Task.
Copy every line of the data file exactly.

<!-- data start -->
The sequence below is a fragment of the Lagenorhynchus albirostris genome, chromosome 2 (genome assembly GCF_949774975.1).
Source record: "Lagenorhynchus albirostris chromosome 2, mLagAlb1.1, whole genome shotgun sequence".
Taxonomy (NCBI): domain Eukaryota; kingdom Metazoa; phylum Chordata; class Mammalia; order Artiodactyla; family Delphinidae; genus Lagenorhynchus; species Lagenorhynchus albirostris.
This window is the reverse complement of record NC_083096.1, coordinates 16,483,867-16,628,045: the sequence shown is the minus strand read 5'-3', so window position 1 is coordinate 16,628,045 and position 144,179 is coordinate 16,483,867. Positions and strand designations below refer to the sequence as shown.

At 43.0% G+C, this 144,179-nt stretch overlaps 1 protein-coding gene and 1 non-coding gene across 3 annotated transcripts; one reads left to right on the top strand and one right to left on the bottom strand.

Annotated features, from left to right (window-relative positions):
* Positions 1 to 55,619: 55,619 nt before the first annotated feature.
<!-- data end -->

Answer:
The sequence below is a fragment of the Lagenorhynchus albirostris genome, chromosome 2 (genome assembly GCF_949774975.1).
Source record: "Lagenorhynchus albirostris chromosome 2, mLagAlb1.1, whole genome shotgun sequence".
Taxonomy (NCBI): domain Eukaryota; kingdom Metazoa; phylum Chordata; class Mammalia; order Artiodactyla; family Delphinidae; genus Lagenorhynchus; species Lagenorhynchus albirostris.
This window is the reverse complement of record NC_083096.1, coordinates 16,483,867-16,628,045: the sequence shown is the minus strand read 5'-3', so window position 1 is coordinate 16,628,045 and position 144,179 is coordinate 16,483,867. Positions and strand designations below refer to the sequence as shown.

At 43.0% G+C, this 144,179-nt stretch overlaps 1 protein-coding gene and 1 non-coding gene across 3 annotated transcripts; one reads left to right on the top strand and one right to left on the bottom strand.

Annotated features, from left to right (window-relative positions):
* Positions 1 to 55,619: 55,619 nt before the first annotated feature.